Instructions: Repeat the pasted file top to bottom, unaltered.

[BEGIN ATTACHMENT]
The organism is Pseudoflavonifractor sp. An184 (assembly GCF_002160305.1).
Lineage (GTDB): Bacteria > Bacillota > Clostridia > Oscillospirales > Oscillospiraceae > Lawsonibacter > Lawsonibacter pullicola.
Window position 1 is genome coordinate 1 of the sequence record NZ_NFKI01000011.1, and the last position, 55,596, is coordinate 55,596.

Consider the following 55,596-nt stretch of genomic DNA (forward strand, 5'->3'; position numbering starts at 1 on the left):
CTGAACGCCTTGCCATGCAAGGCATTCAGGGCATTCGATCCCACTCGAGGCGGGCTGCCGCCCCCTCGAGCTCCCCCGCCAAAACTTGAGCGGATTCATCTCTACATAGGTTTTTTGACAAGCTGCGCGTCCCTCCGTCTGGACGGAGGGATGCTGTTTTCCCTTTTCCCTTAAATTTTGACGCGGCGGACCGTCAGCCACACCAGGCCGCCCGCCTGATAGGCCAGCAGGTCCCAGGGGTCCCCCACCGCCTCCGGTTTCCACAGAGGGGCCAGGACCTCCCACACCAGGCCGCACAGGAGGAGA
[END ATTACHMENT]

The organism is Pseudoflavonifractor sp. An184 (assembly GCF_002160305.1).
Lineage (GTDB): Bacteria > Bacillota > Clostridia > Oscillospirales > Oscillospiraceae > Lawsonibacter > Lawsonibacter pullicola.
Window position 1 is genome coordinate 1 of the sequence record NZ_NFKI01000011.1, and the last position, 55,596, is coordinate 55,596.

Consider the following 55,596-nt stretch of genomic DNA (forward strand, 5'->3'; position numbering starts at 1 on the left):
CTGAACGCCTTGCCATGCAAGGCATTCAGGGCATTCGATCCCACTCGAGGCGGGCTGCCGCCCCCTCGAGCTCCCCCGCCAAAACTTGAGCGGATTCATCTCTACATAGGTTTTTTGACAAGCTGCGCGTCCCTCCGTCTGGACGGAGGGATGCTGTTTTCCCTTTTCCCTTAAATTTTGACGCGGCGGACCGTCAGCCACACCAGGCCGCCCGCCTGATAGGCCAGCAGGTCCCAGGGGTCCCCCACCGCCTCCGGTTTCCACAGAGGGGCCAGGACCTCCCACACCAGGCCGCACAGGAGGAGA